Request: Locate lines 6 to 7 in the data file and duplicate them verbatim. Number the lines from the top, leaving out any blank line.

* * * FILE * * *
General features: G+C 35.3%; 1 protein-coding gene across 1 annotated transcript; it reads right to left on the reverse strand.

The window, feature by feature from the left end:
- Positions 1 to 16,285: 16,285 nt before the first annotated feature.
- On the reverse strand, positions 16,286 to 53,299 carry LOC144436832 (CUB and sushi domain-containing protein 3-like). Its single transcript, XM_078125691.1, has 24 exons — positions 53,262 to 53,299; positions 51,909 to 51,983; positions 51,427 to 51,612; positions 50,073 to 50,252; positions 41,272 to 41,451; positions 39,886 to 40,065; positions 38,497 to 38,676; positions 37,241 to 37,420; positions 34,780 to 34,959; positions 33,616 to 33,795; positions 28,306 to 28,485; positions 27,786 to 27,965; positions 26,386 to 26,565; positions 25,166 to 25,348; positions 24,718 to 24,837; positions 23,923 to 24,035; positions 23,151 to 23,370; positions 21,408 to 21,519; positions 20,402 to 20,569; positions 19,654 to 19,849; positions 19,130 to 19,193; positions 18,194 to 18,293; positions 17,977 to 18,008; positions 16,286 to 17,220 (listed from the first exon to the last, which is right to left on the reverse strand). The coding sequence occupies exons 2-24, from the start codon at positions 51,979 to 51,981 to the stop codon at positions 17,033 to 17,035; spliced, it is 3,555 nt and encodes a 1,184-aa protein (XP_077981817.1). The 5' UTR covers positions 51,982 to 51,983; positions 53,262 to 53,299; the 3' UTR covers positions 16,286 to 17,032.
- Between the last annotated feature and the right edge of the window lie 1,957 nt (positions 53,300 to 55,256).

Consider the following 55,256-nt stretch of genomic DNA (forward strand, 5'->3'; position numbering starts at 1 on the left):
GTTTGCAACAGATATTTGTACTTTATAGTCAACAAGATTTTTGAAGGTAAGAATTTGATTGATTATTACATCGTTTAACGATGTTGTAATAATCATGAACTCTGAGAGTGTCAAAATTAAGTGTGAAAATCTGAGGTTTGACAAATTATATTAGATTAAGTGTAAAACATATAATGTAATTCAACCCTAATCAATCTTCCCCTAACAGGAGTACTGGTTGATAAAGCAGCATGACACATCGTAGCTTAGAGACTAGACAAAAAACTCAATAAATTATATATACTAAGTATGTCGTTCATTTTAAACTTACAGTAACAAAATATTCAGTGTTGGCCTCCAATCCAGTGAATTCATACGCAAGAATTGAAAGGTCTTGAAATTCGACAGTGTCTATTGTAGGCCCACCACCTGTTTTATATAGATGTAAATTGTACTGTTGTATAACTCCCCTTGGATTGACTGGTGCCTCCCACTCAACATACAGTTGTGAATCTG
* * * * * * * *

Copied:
Consider the following 55,256-nt stretch of genomic DNA (forward strand, 5'->3'; position numbering starts at 1 on the left):
GTTTGCAACAGATATTTGTACTTTATAGTCAACAAGATTTTTGAAGGTAAGAATTTGATTGATTATTACATCGTTTAACGATGTTGTAATAATCATGAACTCTGAGAGTGTCAAAATTAAGTGTGAAAATCTGAGGTTTGACAAATTATATTAGATTAAGTGTAAAACATATAATGTAATTCAACCCTAATCAATCTTCCCCTAACAGGAGTACTGGTTGATAAAGCAGCATGACACATCGTAGCTTAGAGACTAGACAAAAAACTCAATAAATTATATATACTAAGTATGTCGTTCATTTTAAACTTACAGTAACAAAATATTCAGTGTTGGCCTCCAATCCAGTGAATTCATACGCAAGAATTGAAAGGTCTTGAAATTCGACAGTGTCTATTGTAGGCCCACCACCTGTTTTATATAGATGTAAATTGTACTGTTGTATAACTCCCCTTGGATTGACTGGTGCCTCCCACTCAACATACAGTTGTGAATCTG